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Rove denies Bush admin said oil would help pay for war

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NBC was the latest stop on Karl Rove’s book tour for ‘Courage and Consequence.’ Revising history has been his main focus recently, and this morning’s interview with Tom Brokaw focused on Iraqi oil revenues.

Addressing a Congressional panel, former Deputy Defense Secretary Paul Wolfowitz claimed that Iraqi oil revenues would help pay for reconstruction of the country. Sunday, Karl Rove denied the Bush administration ever made that claim.

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“[T]he suggestion that somehow or another the administration had as its policy, ‘We’re going to go in to Iraq and take their resources and pay for the war’ is not accurate,” Rove told NBC’s Tom Brokaw.

Wolfowitz’s statement at the time, according to Think Progress was, “The oil revenue of that country could bring between 50 and 100 billion dollars over the course of the next two or three years. We’re dealing with a country that could really finance its own reconstruction, and relatively soon.”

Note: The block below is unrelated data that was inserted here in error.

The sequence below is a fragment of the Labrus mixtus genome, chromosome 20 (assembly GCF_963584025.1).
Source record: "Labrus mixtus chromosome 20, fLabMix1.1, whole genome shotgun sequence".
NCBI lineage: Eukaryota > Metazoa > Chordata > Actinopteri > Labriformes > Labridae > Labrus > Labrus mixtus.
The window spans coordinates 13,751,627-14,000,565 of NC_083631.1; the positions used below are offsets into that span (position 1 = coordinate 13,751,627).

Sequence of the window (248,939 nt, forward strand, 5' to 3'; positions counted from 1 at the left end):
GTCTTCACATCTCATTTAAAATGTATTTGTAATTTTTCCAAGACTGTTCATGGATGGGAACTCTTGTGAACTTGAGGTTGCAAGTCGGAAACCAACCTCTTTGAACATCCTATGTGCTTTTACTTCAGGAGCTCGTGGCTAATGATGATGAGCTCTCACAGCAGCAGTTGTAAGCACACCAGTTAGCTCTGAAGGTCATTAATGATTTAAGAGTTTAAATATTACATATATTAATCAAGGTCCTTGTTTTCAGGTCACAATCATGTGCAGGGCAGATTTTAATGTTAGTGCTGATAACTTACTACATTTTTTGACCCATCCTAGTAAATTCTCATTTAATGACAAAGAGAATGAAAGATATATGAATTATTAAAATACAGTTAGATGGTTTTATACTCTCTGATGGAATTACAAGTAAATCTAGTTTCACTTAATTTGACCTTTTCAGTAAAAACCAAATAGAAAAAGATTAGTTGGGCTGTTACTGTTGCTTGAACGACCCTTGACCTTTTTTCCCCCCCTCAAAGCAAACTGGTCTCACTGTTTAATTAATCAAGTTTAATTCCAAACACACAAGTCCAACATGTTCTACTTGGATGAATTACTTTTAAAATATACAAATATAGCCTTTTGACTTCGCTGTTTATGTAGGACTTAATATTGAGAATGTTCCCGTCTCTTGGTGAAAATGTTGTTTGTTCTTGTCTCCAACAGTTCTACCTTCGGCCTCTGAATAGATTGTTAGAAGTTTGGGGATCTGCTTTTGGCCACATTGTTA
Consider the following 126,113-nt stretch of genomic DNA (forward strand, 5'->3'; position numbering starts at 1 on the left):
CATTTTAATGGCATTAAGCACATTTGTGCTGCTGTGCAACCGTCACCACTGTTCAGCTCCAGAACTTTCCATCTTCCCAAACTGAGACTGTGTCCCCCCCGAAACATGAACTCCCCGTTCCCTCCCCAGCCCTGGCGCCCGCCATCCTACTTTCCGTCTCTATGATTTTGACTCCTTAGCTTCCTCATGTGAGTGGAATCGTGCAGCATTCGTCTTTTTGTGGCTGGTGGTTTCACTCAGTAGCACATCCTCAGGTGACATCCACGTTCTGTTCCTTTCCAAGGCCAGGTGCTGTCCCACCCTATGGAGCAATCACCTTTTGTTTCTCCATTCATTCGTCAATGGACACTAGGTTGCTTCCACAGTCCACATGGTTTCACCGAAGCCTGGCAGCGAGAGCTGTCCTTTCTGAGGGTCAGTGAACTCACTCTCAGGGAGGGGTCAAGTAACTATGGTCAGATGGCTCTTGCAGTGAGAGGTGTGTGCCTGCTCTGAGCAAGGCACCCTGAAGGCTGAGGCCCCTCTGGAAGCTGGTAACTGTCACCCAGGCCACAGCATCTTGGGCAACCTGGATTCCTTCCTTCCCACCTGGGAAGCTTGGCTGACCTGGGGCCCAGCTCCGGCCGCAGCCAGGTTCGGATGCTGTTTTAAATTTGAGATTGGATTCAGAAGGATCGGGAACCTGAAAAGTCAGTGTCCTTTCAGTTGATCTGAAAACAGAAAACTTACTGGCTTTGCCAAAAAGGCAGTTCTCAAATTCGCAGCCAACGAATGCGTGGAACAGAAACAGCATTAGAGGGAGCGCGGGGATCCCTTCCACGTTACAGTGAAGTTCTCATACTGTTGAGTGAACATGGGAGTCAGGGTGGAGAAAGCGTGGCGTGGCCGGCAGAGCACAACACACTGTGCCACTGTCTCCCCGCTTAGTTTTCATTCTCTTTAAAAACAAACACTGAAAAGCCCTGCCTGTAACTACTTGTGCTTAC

Before the March 2003 launch of the Iraq invasion, then-White House press secretary Ari Fleischer said Iraq “is a rather wealthy country. … And so there are a variety of means that Iraq has to be able to shoulder much of the burden for their own reconstruction.”

Frank Rich’s new column in the New York Times, published before Rove’s appearance on Meet the Press, is about what he calls the ‘Rove-Cheney Assault on Reality.’

“Now the revisionist floodgates have opened with the simultaneous arrival of Karl Rove’s memoir and Keep America Safe, a new right-wing noise machine invented by Dick Cheney’s daughter Liz and the inevitable William Kristol. This gang’s rewriting of history knows few bounds.”

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The US has spent tens of billions of dollars on reconstruction, which led an auditor to warn of waste and fraud.

This video is from NBC’s Meet the Press, broadcast March 14, 2010.



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Trump is trying Middle East Peace plan 2.0 after the first one flopped

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President Donald Trump is scheduled to submit his second Middle East peace plan after the first one senior son-in-law Jared Kushner came up with didn't go over very well.

"We will get this done," Trump claimed in May 2017.

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